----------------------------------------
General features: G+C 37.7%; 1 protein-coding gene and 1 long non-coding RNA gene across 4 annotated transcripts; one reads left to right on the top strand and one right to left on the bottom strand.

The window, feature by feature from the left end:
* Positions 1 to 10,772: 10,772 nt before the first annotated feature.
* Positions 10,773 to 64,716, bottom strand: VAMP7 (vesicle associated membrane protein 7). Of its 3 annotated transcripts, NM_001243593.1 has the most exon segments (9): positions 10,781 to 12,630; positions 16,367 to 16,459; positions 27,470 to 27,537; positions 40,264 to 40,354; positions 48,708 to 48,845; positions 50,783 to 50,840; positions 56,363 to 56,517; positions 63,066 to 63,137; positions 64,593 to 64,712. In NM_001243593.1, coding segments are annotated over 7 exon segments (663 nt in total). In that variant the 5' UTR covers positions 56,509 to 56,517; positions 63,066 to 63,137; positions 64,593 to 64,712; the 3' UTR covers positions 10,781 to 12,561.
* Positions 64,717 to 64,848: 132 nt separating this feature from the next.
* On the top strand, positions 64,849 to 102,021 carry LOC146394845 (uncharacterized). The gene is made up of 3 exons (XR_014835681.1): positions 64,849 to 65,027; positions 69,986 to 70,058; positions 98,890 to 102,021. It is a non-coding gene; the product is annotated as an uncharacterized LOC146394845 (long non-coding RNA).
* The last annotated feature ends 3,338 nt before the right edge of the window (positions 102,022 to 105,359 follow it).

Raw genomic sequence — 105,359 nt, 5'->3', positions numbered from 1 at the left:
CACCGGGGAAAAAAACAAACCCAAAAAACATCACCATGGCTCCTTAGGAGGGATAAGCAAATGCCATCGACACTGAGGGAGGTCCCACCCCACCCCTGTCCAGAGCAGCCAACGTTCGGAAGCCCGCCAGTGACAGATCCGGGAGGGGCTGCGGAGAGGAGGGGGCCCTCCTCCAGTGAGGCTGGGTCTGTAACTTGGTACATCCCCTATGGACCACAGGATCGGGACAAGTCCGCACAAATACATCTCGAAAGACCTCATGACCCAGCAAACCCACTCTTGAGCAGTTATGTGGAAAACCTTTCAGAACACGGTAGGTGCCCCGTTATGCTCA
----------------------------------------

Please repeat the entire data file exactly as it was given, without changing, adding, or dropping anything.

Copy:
General features: G+C 37.7%; 1 protein-coding gene and 1 long non-coding RNA gene across 4 annotated transcripts; one reads left to right on the top strand and one right to left on the bottom strand.

The window, feature by feature from the left end:
* Positions 1 to 10,772: 10,772 nt before the first annotated feature.
* Positions 10,773 to 64,716, bottom strand: VAMP7 (vesicle associated membrane protein 7). Of its 3 annotated transcripts, NM_001243593.1 has the most exon segments (9): positions 10,781 to 12,630; positions 16,367 to 16,459; positions 27,470 to 27,537; positions 40,264 to 40,354; positions 48,708 to 48,845; positions 50,783 to 50,840; positions 56,363 to 56,517; positions 63,066 to 63,137; positions 64,593 to 64,712. In NM_001243593.1, coding segments are annotated over 7 exon segments (663 nt in total). In that variant the 5' UTR covers positions 56,509 to 56,517; positions 63,066 to 63,137; positions 64,593 to 64,712; the 3' UTR covers positions 10,781 to 12,561.
* Positions 64,717 to 64,848: 132 nt separating this feature from the next.
* On the top strand, positions 64,849 to 102,021 carry LOC146394845 (uncharacterized). The gene is made up of 3 exons (XR_014835681.1): positions 64,849 to 65,027; positions 69,986 to 70,058; positions 98,890 to 102,021. It is a non-coding gene; the product is annotated as an uncharacterized LOC146394845 (long non-coding RNA).
* The last annotated feature ends 3,338 nt before the right edge of the window (positions 102,022 to 105,359 follow it).

Raw genomic sequence — 105,359 nt, 5'->3', positions numbered from 1 at the left:
CACCGGGGAAAAAAACAAACCCAAAAAACATCACCATGGCTCCTTAGGAGGGATAAGCAAATGCCATCGACACTGAGGGAGGTCCCACCCCACCCCTGTCCAGAGCAGCCAACGTTCGGAAGCCCGCCAGTGACAGATCCGGGAGGGGCTGCGGAGAGGAGGGGGCCCTCCTCCAGTGAGGCTGGGTCTGTAACTTGGTACATCCCCTATGGACCACAGGATCGGGACAAGTCCGCACAAATACATCTCGAAAGACCTCATGACCCAGCAAACCCACTCTTGAGCAGTTATGTGGAAAACCTTTCAGAACACGGTAGGTGCCCCGTTATGCTCA